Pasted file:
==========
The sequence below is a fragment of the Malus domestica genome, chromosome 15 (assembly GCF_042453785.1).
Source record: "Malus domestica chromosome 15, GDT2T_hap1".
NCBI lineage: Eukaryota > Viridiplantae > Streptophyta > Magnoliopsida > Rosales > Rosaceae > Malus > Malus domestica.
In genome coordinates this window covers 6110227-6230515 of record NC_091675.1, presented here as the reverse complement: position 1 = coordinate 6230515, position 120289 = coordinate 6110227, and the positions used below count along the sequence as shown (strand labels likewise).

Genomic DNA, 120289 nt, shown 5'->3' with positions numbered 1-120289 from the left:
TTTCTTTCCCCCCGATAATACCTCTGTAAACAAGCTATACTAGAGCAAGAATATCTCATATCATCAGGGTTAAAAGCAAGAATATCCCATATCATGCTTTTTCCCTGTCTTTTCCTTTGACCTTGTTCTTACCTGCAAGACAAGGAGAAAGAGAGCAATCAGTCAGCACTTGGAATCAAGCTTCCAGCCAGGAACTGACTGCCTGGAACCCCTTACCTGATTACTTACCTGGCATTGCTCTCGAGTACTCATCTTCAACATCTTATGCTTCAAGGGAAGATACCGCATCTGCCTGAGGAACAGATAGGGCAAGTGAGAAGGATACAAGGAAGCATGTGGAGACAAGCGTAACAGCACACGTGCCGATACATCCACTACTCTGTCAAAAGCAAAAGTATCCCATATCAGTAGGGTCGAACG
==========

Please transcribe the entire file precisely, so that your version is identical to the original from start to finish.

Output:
The sequence below is a fragment of the Malus domestica genome, chromosome 15 (assembly GCF_042453785.1).
Source record: "Malus domestica chromosome 15, GDT2T_hap1".
NCBI lineage: Eukaryota > Viridiplantae > Streptophyta > Magnoliopsida > Rosales > Rosaceae > Malus > Malus domestica.
In genome coordinates this window covers 6110227-6230515 of record NC_091675.1, presented here as the reverse complement: position 1 = coordinate 6230515, position 120289 = coordinate 6110227, and the positions used below count along the sequence as shown (strand labels likewise).

Genomic DNA, 120289 nt, shown 5'->3' with positions numbered 1-120289 from the left:
TTTCTTTCCCCCCGATAATACCTCTGTAAACAAGCTATACTAGAGCAAGAATATCTCATATCATCAGGGTTAAAAGCAAGAATATCCCATATCATGCTTTTTCCCTGTCTTTTCCTTTGACCTTGTTCTTACCTGCAAGACAAGGAGAAAGAGAGCAATCAGTCAGCACTTGGAATCAAGCTTCCAGCCAGGAACTGACTGCCTGGAACCCCTTACCTGATTACTTACCTGGCATTGCTCTCGAGTACTCATCTTCAACATCTTATGCTTCAAGGGAAGATACCGCATCTGCCTGAGGAACAGATAGGGCAAGTGAGAAGGATACAAGGAAGCATGTGGAGACAAGCGTAACAGCACACGTGCCGATACATCCACTACTCTGTCAAAAGCAAAAGTATCCCATATCAGTAGGGTCGAACG